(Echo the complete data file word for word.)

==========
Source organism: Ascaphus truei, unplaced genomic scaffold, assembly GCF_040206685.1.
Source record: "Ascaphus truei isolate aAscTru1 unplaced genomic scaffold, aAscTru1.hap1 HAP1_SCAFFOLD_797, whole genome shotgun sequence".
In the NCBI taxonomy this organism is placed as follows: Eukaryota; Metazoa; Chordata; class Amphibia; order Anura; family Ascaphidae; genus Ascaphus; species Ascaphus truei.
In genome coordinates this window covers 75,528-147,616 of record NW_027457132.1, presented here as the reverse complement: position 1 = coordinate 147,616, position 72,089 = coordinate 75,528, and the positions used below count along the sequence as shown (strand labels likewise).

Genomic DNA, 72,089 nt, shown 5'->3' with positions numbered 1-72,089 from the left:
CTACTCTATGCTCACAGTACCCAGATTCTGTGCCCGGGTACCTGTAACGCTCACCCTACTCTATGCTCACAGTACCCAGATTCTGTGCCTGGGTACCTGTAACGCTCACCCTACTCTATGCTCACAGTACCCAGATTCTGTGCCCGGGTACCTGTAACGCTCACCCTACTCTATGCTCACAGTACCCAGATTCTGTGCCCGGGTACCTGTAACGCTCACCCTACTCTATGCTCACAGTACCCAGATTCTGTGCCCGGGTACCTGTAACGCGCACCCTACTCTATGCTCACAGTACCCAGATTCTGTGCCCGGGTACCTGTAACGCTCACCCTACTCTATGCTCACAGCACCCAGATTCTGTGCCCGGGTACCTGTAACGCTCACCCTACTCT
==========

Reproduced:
Source organism: Ascaphus truei, unplaced genomic scaffold, assembly GCF_040206685.1.
Source record: "Ascaphus truei isolate aAscTru1 unplaced genomic scaffold, aAscTru1.hap1 HAP1_SCAFFOLD_797, whole genome shotgun sequence".
In the NCBI taxonomy this organism is placed as follows: Eukaryota; Metazoa; Chordata; class Amphibia; order Anura; family Ascaphidae; genus Ascaphus; species Ascaphus truei.
In genome coordinates this window covers 75,528-147,616 of record NW_027457132.1, presented here as the reverse complement: position 1 = coordinate 147,616, position 72,089 = coordinate 75,528, and the positions used below count along the sequence as shown (strand labels likewise).

Genomic DNA, 72,089 nt, shown 5'->3' with positions numbered 1-72,089 from the left:
CTACTCTATGCTCACAGTACCCAGATTCTGTGCCCGGGTACCTGTAACGCTCACCCTACTCTATGCTCACAGTACCCAGATTCTGTGCCTGGGTACCTGTAACGCTCACCCTACTCTATGCTCACAGTACCCAGATTCTGTGCCCGGGTACCTGTAACGCTCACCCTACTCTATGCTCACAGTACCCAGATTCTGTGCCCGGGTACCTGTAACGCTCACCCTACTCTATGCTCACAGTACCCAGATTCTGTGCCCGGGTACCTGTAACGCGCACCCTACTCTATGCTCACAGTACCCAGATTCTGTGCCCGGGTACCTGTAACGCTCACCCTACTCTATGCTCACAGCACCCAGATTCTGTGCCCGGGTACCTGTAACGCTCACCCTACTCT